Monday, December 19, 2016

More Imagining, Planning and Experimenting.

The ships were what was bothering me most. A "serious" approach might include off table ships for 40mm amphibious operations with fleets of 1:1200 ships for sea battles but the toy soldier approach really calls for fleets of bathtubbed toy ships that can sail on table and carry 40mm landing parties. I had temporarily  forgotten that I had a start on just such a fleet.
A quick mock-up of a small Acadian village with a rather grandiose clock tower, and a cutter and an armed brigantine.
You say 'toy pirate ship', I say 'Brig'. Of course, I need to get a few more and then complete some renovations, make or find some naval guns etc., but it looks promising. The pirate ship is a recast of the old MPC one. I found an affordable deal on a pack with three of the small ones like the one above and one of the big ones. Hopefully it'll still be available when the war funds get renewed. If only the Barzso naval cannon weren't OOP but I should be able to build naval carriages and use PA barrels as 8 lbers and eventually 12pdrs. These are mostly privateers anyway, not ships of the line.

Along the same lines, I've been contemplating the size of the armies and games and decided to stick with the sort of looks right and works approach urged by Lawford & Young and by Duffy. For me this will mean a vaguely 1:5 ratio with company sized units of 8 with most games having less than 100 figures per side but with perhaps 3 companies per bathtubbed battalion at 1:15 for the biggest envisaged  battles with up to 200 figures on the largest side. I've had to scrap the 8 figure bases though since I will have to split my units to provide outposts, sentries, landing barge complements, wagon escorts etc.  Since I want to keep the footprint per figure small, too small for stability, I won't go back to single figures on washers but instead will go with 2 figures on a 30mm*30mm base as the smallest individual detachment. These can then be grouped into larger formations as required, possibly on movement trays.

It also occured to me today when I did a trial layout of a town that I'm going to have to plot out my opposing towns, including surrounding terrain, so that I can lay them out the same each time. The grid should help with that.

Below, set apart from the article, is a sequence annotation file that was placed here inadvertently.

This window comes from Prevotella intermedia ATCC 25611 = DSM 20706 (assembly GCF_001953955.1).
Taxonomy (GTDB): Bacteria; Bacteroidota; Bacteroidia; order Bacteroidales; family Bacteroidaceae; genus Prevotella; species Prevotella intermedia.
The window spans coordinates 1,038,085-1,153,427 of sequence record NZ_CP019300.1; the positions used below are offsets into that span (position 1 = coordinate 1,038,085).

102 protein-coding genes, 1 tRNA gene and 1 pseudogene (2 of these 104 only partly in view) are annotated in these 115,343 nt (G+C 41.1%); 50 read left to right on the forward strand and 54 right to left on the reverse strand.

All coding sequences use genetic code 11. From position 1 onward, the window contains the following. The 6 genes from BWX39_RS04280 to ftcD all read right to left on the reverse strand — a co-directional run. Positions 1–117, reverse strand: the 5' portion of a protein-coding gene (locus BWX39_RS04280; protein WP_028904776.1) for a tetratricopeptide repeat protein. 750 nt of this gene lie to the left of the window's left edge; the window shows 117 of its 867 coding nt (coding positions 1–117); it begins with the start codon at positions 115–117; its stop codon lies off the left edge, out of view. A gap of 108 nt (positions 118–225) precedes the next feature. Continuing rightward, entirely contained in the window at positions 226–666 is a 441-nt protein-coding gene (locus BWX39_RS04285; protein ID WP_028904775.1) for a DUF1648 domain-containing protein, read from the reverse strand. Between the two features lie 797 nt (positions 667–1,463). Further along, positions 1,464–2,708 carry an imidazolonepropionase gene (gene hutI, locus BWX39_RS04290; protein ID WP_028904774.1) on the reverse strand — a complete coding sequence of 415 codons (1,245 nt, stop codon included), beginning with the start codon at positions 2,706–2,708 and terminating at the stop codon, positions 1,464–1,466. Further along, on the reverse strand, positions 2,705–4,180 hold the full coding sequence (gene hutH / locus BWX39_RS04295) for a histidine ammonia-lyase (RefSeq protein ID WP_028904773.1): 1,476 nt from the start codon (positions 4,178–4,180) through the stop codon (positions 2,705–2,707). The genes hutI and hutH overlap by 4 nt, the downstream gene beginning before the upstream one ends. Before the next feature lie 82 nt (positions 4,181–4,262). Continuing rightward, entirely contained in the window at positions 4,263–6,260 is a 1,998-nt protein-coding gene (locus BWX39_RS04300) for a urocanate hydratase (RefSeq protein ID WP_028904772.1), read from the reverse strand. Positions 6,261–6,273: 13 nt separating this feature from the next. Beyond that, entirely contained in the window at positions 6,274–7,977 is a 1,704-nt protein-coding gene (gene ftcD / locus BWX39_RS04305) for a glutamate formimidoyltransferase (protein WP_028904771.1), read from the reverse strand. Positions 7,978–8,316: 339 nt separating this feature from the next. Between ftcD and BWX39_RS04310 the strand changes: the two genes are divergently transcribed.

However, all this won't be table ready for a while and this time I don't want to play with mock-ups and stand ins.  I'm ready to play a game of something soon though so more on this campaign when there is something to show


  1. I would probably call those vessels a schooner (or just possibly a lugger) and a cutter - the sort of small craft you want for inshore work and protection of coastal shipping and seaports. Oh, and for quick off-shore raids on enemy shipping that stray too close to one's own shores.

    1. Yes I meant to call the single masted boat a cutter, schooners have 2 masts, its just a bad habit picked up when I first did a 5 minute improv conversion of two souvenir Dories for a game.

      The larger ship will actually be a brigantine when finished with square foresail and lateen mainsail though it seems that in the 1740's the terminology was less strict and Brigantines were sometimes referred to as Brigs esp by landsmen. These were apparently the most common multipurpose vessels in New England.

      None of these would be strictly coastal vessels though, not enough coastal settlements to pay. Their main uses were either trade to the Indies or Europe for the larger vessels, fishing for the smaller ones and privateering for both whenever hostilities erupted.

      They are both heavily bath tubbed and definitely toys not models.

  2. This just looks delightful. 2017 is going to be fun.

  3. I am filled with anticipation as to where the game will go...

  4. Wow, splendid ships and coast!